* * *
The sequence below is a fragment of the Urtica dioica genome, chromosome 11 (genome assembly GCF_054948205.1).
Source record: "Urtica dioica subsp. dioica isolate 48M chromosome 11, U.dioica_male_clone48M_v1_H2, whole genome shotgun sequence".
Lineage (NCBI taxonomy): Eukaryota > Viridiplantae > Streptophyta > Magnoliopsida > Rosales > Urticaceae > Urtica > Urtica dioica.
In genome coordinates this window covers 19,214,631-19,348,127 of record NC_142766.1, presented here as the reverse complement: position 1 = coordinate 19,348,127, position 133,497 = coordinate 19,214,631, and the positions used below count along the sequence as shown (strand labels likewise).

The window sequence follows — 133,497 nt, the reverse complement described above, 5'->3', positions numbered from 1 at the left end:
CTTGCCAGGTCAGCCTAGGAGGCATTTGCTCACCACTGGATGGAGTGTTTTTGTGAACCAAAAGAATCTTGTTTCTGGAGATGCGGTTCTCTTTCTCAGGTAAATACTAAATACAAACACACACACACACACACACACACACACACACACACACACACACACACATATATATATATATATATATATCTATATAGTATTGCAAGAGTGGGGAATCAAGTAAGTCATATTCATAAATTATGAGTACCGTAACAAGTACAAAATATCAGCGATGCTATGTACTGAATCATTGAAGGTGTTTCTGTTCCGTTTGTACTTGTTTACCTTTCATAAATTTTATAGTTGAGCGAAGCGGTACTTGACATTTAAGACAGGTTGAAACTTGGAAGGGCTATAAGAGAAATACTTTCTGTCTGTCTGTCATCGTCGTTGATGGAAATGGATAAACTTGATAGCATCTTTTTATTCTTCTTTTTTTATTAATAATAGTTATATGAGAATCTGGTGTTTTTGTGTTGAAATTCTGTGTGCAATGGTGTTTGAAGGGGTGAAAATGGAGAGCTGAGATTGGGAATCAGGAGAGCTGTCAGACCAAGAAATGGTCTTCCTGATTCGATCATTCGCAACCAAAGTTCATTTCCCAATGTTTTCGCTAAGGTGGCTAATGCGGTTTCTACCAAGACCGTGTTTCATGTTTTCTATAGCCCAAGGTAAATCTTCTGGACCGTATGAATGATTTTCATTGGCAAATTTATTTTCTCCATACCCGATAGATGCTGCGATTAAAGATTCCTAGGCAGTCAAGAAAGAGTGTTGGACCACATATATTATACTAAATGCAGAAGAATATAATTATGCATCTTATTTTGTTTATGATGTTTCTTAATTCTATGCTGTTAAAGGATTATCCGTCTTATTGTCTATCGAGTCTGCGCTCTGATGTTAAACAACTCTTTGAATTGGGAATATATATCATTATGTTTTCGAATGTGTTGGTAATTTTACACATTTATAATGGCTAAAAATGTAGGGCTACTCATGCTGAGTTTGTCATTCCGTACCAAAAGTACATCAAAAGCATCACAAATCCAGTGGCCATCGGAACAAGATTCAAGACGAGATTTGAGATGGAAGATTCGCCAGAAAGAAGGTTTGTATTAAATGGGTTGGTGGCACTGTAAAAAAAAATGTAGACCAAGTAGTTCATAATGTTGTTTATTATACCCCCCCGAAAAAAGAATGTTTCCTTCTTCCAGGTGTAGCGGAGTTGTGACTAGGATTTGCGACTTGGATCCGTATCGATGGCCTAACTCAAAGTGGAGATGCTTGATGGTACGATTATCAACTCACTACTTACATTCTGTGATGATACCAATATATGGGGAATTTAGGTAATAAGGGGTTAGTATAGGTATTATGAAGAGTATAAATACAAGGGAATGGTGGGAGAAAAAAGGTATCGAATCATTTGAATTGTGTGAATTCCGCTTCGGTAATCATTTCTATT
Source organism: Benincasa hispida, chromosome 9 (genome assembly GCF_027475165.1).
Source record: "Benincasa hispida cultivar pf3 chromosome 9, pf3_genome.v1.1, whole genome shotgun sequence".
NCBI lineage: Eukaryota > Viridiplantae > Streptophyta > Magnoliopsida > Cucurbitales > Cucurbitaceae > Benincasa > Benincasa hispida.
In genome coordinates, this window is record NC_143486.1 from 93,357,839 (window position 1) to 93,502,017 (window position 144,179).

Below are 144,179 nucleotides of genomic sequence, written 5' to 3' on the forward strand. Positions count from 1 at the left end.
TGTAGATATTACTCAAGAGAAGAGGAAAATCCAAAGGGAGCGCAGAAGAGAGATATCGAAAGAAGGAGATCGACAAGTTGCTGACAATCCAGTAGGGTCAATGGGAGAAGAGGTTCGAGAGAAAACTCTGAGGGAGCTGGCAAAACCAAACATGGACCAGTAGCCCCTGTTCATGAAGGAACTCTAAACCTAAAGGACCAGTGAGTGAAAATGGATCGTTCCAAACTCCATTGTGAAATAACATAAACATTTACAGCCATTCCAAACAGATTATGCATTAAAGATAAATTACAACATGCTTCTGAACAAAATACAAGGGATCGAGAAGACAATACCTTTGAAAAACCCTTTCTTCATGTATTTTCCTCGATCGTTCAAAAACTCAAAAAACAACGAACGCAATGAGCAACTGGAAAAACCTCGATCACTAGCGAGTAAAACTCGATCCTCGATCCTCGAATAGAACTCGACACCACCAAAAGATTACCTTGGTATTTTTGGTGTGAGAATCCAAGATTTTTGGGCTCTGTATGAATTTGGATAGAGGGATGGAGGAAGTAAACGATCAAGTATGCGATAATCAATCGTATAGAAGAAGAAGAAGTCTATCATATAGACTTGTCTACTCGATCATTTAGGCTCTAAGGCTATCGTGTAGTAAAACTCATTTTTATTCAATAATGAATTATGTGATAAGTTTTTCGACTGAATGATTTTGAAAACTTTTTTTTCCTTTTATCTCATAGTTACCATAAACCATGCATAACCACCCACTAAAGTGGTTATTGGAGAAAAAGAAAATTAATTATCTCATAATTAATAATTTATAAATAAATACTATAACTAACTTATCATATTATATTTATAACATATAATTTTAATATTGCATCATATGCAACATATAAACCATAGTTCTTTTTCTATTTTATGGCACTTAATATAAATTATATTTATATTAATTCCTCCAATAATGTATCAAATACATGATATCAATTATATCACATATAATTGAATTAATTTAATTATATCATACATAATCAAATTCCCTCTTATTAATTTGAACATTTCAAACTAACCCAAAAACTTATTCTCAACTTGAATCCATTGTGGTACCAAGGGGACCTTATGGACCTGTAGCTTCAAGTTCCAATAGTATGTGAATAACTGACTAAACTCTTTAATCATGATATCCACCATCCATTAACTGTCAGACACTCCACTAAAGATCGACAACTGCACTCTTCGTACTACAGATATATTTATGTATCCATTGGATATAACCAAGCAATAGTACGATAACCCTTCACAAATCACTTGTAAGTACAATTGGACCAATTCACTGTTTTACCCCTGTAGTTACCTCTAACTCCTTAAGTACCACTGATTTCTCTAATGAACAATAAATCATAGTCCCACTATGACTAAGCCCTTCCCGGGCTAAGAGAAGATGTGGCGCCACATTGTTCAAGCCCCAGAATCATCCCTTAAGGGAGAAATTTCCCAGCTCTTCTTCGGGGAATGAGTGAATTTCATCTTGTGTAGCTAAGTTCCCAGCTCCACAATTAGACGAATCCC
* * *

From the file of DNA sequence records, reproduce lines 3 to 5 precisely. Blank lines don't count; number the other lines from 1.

Lineage (NCBI taxonomy): Eukaryota > Viridiplantae > Streptophyta > Magnoliopsida > Rosales > Urticaceae > Urtica > Urtica dioica.
In genome coordinates this window covers 19,214,631-19,348,127 of record NC_142766.1, presented here as the reverse complement: position 1 = coordinate 19,348,127, position 133,497 = coordinate 19,214,631, and the positions used below count along the sequence as shown (strand labels likewise).

The window sequence follows — 133,497 nt, the reverse complement described above, 5'->3', positions numbered from 1 at the left end: